When it comes to where to start when purchasing a home, online real estate marketplaces are where most modern house hunters begin.
But if you used Zillow to search for or list homes in Cuyahoga County in the past month or so, you may have seen inflated 2018 tax assessments and property tax bills that were in some cases doubled, frustrating homeowners and real-estate agents trying to sell houses.
In a statement to The Plain Dealer, a Zillow spokesperson attributed the issue to an error by a third-party vendor that collects Cuyahoga County property tax records for the company. Zillow declined to identify the vendor.
“After a recent review of Cuyahoga County’s data, it appears the vendor provided us with an estimated property tax calculation, not the current year’s tax data,” the statement reads. “We’ve informed the vendor of the error and they are currently working to provide us with the most up-to-date tax data for Cuyahoga County. Zillow strives for accuracy, which is why homeowners can claim their homes on Zillow and update their home facts. If any information is inaccurate, homeowners can contact us and we will work to update it.”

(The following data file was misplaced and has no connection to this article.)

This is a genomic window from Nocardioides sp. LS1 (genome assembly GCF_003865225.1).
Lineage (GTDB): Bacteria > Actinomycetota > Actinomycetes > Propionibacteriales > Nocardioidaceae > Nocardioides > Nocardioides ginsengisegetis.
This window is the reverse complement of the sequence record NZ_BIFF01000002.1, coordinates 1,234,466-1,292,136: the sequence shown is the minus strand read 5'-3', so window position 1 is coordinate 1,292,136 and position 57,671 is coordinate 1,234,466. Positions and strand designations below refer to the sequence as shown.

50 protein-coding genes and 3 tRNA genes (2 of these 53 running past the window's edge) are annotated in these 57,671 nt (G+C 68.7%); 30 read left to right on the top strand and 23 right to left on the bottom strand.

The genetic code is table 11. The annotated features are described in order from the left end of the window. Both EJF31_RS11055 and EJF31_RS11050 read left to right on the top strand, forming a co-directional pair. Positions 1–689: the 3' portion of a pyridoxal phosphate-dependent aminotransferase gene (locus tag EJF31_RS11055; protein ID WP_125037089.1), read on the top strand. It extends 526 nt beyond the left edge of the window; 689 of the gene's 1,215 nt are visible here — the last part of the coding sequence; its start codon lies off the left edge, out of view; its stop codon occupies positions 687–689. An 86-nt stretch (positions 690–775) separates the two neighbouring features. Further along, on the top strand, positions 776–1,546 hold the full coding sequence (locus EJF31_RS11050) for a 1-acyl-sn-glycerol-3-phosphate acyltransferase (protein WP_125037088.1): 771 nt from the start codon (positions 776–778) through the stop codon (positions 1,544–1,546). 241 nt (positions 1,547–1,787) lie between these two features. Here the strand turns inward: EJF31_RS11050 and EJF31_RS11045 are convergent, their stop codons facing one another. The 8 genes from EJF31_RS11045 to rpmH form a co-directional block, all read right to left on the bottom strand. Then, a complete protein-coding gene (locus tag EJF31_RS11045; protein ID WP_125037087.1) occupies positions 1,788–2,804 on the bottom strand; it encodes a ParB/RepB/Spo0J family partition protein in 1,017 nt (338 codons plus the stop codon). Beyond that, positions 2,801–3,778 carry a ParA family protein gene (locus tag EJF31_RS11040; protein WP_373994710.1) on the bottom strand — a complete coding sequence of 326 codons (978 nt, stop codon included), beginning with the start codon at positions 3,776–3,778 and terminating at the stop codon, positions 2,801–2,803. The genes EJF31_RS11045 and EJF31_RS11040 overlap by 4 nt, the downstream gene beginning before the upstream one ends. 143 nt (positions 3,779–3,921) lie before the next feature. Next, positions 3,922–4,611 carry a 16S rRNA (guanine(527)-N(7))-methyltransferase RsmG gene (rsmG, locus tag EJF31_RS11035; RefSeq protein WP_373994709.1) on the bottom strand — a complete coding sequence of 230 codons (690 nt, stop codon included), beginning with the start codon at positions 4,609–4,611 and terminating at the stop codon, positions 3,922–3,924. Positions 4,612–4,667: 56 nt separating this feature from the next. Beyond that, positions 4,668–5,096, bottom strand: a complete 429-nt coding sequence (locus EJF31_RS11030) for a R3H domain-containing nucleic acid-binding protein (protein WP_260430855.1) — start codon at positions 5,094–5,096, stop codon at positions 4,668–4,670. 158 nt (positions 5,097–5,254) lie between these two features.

Homeowner Mark Wallach noticed the numbers seemed off several weeks ago. Curious about why his Shaker Heights home wasn’t getting more interest from potential buyers, he checked his home’s Zillow listing “tax history” section and spotted a problem: His house’s property taxes and tax assessment from last year were significantly overstated.
“After I went through the Zillow listing and I saw that it was showing our property taxes at 80-some percent higher than they actually were, I was dumbfounded, because we’d been wondering why we weren’t getting any traffic on our house,” Wallach said.
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